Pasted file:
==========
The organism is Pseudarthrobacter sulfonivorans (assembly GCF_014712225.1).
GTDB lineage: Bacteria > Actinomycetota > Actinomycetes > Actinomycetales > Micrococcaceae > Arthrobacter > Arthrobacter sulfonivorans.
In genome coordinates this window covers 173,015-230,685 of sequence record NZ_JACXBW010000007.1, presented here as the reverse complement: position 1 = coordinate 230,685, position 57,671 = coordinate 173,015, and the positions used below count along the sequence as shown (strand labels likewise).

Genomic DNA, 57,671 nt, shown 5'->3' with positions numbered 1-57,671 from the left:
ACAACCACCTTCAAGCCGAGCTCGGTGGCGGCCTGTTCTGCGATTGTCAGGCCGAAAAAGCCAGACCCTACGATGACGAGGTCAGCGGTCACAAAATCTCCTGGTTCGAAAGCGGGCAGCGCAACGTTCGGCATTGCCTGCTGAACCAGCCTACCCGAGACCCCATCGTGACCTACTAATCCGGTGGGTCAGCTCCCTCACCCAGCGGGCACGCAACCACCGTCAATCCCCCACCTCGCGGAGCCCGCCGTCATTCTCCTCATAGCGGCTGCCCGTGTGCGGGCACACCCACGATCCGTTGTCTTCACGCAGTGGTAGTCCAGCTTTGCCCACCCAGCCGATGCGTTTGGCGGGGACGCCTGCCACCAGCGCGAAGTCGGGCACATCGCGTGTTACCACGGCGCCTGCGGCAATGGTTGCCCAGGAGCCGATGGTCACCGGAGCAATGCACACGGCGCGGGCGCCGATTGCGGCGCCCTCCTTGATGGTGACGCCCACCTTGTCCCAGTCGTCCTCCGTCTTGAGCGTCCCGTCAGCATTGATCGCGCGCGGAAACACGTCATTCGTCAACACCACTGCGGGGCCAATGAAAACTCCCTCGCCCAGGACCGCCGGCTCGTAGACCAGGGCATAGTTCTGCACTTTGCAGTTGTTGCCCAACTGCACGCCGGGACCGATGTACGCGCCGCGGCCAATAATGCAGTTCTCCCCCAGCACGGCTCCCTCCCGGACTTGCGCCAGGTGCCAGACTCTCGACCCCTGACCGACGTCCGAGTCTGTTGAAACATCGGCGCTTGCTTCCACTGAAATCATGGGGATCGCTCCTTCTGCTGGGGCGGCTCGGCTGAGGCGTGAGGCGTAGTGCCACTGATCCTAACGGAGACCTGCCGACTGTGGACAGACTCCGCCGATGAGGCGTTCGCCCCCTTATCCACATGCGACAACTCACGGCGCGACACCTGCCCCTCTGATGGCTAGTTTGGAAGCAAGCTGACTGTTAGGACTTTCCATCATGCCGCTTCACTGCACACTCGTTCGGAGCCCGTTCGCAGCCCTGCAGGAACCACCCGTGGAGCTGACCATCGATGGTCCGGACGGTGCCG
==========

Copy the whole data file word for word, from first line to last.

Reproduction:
The organism is Pseudarthrobacter sulfonivorans (assembly GCF_014712225.1).
GTDB lineage: Bacteria > Actinomycetota > Actinomycetes > Actinomycetales > Micrococcaceae > Arthrobacter > Arthrobacter sulfonivorans.
In genome coordinates this window covers 173,015-230,685 of sequence record NZ_JACXBW010000007.1, presented here as the reverse complement: position 1 = coordinate 230,685, position 57,671 = coordinate 173,015, and the positions used below count along the sequence as shown (strand labels likewise).

Genomic DNA, 57,671 nt, shown 5'->3' with positions numbered 1-57,671 from the left:
ACAACCACCTTCAAGCCGAGCTCGGTGGCGGCCTGTTCTGCGATTGTCAGGCCGAAAAAGCCAGACCCTACGATGACGAGGTCAGCGGTCACAAAATCTCCTGGTTCGAAAGCGGGCAGCGCAACGTTCGGCATTGCCTGCTGAACCAGCCTACCCGAGACCCCATCGTGACCTACTAATCCGGTGGGTCAGCTCCCTCACCCAGCGGGCACGCAACCACCGTCAATCCCCCACCTCGCGGAGCCCGCCGTCATTCTCCTCATAGCGGCTGCCCGTGTGCGGGCACACCCACGATCCGTTGTCTTCACGCAGTGGTAGTCCAGCTTTGCCCACCCAGCCGATGCGTTTGGCGGGGACGCCTGCCACCAGCGCGAAGTCGGGCACATCGCGTGTTACCACGGCGCCTGCGGCAATGGTTGCCCAGGAGCCGATGGTCACCGGAGCAATGCACACGGCGCGGGCGCCGATTGCGGCGCCCTCCTTGATGGTGACGCCCACCTTGTCCCAGTCGTCCTCCGTCTTGAGCGTCCCGTCAGCATTGATCGCGCGCGGAAACACGTCATTCGTCAACACCACTGCGGGGCCAATGAAAACTCCCTCGCCCAGGACCGCCGGCTCGTAGACCAGGGCATAGTTCTGCACTTTGCAGTTGTTGCCCAACTGCACGCCGGGACCGATGTACGCGCCGCGGCCAATAATGCAGTTCTCCCCCAGCACGGCTCCCTCCCGGACTTGCGCCAGGTGCCAGACTCTCGACCCCTGACCGACGTCCGAGTCTGTTGAAACATCGGCGCTTGCTTCCACTGAAATCATGGGGATCGCTCCTTCTGCTGGGGCGGCTCGGCTGAGGCGTGAGGCGTAGTGCCACTGATCCTAACGGAGACCTGCCGACTGTGGACAGACTCCGCCGATGAGGCGTTCGCCCCCTTATCCACATGCGACAACTCACGGCGCGACACCTGCCCCTCTGATGGCTAGTTTGGAAGCAAGCTGACTGTTAGGACTTTCCATCATGCCGCTTCACTGCACACTCGTTCGGAGCCCGTTCGCAGCCCTGCAGGAACCACCCGTGGAGCTGACCATCGATGGTCCGGACGGTGCCG